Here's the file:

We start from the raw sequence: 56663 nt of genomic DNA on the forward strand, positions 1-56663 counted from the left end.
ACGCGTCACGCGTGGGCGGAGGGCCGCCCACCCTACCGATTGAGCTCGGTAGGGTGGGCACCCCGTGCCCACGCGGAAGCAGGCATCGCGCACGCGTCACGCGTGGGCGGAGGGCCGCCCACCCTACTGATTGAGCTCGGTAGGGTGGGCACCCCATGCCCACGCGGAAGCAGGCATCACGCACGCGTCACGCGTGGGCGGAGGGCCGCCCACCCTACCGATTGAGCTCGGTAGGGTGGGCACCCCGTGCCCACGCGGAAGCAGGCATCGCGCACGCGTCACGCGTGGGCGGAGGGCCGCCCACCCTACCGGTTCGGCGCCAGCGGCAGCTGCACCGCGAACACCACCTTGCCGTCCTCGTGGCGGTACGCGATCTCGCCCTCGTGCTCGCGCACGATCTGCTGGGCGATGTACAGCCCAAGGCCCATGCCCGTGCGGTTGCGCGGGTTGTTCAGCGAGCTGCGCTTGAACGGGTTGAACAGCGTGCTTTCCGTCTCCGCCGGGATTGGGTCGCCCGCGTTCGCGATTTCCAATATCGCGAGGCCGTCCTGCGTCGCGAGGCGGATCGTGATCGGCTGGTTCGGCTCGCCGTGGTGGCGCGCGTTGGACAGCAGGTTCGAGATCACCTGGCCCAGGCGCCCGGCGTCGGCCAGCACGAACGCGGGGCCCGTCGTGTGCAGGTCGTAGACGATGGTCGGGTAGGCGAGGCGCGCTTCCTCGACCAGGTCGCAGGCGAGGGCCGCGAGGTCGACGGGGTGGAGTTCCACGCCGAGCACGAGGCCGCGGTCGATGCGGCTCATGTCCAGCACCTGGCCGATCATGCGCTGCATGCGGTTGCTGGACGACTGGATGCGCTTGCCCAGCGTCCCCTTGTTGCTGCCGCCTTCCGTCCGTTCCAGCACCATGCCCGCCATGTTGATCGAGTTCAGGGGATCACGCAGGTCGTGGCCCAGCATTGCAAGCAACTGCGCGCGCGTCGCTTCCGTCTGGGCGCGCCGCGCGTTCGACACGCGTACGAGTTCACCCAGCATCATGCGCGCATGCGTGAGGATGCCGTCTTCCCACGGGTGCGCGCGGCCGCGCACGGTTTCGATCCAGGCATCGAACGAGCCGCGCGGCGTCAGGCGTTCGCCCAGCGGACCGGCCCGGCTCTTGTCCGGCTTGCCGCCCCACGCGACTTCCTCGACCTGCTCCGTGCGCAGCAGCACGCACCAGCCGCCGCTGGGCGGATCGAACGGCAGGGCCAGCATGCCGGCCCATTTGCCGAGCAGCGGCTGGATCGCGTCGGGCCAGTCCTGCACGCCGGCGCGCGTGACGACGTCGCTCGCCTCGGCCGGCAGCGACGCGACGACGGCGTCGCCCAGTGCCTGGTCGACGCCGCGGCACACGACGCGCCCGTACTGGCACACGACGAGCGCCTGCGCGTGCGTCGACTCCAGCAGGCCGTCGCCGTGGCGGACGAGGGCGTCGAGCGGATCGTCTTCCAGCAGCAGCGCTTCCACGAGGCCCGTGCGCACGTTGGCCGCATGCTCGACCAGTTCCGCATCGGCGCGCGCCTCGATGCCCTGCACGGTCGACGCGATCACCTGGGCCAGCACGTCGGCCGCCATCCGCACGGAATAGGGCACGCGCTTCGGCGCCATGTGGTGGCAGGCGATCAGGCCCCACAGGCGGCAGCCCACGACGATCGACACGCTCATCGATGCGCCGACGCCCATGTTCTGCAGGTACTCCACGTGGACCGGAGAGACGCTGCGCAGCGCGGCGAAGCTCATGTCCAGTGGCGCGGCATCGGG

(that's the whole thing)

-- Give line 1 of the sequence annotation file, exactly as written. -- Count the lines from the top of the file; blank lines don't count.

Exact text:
We start from the raw sequence: 56663 nt of genomic DNA on the forward strand, positions 1-56663 counted from the left end.